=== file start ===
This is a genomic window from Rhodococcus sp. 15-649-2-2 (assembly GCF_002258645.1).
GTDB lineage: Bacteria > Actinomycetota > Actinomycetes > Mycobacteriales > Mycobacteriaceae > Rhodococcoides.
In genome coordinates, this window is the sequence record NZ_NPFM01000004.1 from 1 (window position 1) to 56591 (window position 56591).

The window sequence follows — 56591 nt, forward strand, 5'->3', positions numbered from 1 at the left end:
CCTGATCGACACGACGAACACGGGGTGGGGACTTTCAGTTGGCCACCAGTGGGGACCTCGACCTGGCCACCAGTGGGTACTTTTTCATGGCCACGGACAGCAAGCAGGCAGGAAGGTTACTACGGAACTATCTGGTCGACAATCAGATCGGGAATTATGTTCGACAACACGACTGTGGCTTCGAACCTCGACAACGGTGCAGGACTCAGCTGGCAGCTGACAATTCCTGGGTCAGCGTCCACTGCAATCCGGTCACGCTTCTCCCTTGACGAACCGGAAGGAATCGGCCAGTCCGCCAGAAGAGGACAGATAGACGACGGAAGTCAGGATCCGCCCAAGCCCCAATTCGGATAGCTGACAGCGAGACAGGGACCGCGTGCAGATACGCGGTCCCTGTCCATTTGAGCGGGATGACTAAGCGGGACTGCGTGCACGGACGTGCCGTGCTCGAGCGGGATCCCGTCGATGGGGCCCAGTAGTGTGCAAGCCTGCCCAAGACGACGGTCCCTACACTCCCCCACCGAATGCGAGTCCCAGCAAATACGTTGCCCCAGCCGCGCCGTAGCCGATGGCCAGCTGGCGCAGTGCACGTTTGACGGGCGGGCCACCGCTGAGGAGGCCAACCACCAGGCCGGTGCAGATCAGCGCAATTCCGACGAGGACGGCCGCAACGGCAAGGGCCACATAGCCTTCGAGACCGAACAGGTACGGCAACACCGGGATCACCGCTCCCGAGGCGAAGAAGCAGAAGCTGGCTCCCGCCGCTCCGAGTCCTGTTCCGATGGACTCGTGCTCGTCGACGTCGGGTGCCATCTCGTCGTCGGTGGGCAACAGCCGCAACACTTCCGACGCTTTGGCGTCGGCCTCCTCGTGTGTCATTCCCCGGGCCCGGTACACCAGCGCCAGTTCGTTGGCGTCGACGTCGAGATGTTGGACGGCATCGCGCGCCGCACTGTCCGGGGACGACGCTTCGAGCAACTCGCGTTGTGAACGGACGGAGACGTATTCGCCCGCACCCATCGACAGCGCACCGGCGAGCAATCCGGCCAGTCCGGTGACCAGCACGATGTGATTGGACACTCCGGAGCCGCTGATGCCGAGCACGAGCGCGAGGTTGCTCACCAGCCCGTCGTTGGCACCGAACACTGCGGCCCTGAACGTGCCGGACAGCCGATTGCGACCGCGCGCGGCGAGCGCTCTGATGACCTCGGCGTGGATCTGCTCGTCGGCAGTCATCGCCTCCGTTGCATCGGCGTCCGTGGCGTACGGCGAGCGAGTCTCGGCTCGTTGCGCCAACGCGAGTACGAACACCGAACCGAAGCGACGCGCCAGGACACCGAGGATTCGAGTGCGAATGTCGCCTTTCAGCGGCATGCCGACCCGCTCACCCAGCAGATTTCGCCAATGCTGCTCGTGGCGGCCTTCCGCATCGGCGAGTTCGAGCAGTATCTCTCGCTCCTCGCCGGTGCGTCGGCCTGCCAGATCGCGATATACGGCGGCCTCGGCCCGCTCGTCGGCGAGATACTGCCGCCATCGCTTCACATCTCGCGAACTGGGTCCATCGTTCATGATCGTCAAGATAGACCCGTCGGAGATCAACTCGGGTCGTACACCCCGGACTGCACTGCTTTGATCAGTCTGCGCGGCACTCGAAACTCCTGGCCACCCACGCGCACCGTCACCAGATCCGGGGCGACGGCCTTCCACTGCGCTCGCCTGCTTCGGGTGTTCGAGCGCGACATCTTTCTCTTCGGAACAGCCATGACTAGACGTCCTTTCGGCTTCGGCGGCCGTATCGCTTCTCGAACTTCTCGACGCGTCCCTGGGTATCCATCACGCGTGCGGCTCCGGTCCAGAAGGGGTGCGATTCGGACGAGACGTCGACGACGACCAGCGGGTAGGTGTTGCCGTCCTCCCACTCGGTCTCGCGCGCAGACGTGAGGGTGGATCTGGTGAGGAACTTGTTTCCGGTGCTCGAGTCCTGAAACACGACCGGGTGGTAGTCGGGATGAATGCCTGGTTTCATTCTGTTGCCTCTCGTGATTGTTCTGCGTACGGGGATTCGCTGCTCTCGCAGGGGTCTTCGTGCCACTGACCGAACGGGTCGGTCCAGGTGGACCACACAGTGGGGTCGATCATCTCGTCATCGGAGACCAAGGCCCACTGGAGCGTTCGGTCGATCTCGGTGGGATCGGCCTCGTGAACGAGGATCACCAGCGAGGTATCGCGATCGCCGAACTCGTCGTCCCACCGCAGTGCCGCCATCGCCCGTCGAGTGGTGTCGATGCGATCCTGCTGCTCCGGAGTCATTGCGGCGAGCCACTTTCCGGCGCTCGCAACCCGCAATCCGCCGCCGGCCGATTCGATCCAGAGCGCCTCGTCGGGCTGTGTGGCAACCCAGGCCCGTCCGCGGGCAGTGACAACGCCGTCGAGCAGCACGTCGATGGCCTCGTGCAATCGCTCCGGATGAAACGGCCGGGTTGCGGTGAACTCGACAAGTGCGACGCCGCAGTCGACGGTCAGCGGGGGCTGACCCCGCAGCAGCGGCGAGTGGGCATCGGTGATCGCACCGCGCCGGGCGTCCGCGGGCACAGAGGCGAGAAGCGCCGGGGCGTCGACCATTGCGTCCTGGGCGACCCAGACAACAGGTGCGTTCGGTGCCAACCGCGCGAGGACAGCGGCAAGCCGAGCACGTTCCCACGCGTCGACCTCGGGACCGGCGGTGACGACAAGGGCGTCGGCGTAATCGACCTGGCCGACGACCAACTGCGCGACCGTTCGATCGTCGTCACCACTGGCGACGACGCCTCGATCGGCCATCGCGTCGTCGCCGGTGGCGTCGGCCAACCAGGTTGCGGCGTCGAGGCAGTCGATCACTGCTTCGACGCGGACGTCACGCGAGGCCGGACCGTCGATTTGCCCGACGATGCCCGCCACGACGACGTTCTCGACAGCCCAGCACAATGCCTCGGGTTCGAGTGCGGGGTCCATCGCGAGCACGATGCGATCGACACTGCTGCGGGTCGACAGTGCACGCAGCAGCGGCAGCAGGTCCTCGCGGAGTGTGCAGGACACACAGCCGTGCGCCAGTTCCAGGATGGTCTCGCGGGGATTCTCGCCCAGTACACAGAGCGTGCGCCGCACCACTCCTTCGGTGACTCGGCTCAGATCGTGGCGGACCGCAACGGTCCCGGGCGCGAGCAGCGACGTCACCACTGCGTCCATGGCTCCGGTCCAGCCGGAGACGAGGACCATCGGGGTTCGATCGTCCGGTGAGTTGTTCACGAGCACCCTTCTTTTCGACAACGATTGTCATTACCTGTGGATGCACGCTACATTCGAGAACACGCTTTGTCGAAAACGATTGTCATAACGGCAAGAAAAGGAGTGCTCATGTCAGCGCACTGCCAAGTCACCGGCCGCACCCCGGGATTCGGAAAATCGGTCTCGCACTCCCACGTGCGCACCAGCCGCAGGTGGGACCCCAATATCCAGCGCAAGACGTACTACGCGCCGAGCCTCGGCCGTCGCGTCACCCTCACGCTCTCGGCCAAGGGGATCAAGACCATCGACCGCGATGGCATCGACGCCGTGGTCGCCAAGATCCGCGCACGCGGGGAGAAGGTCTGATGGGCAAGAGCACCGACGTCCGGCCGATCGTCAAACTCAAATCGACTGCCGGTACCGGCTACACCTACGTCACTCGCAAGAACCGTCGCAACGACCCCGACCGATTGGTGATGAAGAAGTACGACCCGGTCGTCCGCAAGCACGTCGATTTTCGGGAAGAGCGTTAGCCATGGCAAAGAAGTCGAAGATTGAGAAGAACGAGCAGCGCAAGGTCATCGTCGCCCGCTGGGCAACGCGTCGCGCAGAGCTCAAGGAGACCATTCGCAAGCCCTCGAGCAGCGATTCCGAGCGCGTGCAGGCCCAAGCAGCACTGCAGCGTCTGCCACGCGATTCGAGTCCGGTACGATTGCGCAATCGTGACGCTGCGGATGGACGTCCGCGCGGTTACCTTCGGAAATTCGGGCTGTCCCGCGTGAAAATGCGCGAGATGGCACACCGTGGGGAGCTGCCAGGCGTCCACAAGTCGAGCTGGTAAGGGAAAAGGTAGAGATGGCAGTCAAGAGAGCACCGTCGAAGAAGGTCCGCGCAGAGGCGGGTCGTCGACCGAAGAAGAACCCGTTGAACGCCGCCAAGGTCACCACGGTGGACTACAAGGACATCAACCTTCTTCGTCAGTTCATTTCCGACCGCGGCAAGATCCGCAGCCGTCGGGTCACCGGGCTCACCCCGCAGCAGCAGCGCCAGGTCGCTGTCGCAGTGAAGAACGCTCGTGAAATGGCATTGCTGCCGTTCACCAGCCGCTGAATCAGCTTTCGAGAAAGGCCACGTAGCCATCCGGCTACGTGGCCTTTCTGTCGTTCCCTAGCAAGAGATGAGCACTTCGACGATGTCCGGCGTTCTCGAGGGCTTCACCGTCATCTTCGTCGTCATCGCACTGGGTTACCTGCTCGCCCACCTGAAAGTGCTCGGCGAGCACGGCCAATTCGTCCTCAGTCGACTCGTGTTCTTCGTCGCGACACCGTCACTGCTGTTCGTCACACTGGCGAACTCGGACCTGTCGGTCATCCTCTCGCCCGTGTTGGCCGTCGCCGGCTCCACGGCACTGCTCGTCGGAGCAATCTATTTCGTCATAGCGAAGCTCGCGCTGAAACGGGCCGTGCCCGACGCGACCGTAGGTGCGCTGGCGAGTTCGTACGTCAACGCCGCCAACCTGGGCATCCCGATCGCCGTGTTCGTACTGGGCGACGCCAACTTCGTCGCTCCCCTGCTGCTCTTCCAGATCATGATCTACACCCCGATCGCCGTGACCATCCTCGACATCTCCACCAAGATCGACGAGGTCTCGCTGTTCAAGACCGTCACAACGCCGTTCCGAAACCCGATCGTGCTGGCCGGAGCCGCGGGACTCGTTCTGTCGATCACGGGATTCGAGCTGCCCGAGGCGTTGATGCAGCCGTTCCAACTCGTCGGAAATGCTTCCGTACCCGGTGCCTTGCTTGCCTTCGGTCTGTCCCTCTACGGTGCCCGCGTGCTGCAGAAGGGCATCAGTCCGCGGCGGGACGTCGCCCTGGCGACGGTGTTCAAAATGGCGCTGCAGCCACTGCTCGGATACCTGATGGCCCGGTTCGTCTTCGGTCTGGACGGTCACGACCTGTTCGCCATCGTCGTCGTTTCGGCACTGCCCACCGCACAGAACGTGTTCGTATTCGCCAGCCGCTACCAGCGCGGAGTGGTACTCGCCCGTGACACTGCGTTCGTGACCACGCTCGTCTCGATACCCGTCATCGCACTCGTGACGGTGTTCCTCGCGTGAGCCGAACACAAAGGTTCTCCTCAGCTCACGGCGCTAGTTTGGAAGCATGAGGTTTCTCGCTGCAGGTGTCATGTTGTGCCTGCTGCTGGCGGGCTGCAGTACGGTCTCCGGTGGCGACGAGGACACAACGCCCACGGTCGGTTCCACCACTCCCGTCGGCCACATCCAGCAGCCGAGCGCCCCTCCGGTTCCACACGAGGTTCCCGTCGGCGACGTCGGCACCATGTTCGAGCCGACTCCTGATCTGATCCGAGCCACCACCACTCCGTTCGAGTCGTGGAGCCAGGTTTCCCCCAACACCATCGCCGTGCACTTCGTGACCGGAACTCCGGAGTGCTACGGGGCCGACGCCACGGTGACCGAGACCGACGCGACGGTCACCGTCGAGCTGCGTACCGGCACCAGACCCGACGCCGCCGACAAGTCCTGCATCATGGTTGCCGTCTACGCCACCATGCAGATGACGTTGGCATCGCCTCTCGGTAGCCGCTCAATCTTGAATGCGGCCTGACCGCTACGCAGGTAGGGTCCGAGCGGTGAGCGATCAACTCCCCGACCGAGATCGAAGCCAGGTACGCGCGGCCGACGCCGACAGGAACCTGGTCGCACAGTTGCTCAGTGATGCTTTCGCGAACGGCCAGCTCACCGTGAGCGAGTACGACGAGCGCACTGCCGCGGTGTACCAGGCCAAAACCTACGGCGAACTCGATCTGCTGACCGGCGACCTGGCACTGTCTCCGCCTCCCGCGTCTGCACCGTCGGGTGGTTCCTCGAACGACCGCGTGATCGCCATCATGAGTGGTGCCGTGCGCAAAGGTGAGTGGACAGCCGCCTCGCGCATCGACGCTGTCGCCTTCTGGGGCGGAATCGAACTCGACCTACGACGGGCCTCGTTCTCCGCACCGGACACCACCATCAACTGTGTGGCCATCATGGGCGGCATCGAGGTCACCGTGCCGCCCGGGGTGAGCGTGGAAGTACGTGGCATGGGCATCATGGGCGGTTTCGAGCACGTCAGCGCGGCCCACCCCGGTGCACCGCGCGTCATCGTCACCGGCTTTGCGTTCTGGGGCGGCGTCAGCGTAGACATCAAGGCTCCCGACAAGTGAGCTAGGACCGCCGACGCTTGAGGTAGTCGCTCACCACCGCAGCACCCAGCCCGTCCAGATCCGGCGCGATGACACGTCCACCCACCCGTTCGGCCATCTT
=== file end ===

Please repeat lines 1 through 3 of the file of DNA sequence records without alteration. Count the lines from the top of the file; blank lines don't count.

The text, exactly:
This is a genomic window from Rhodococcus sp. 15-649-2-2 (assembly GCF_002258645.1).
GTDB lineage: Bacteria > Actinomycetota > Actinomycetes > Mycobacteriales > Mycobacteriaceae > Rhodococcoides.
In genome coordinates, this window is the sequence record NZ_NPFM01000004.1 from 1 (window position 1) to 56591 (window position 56591).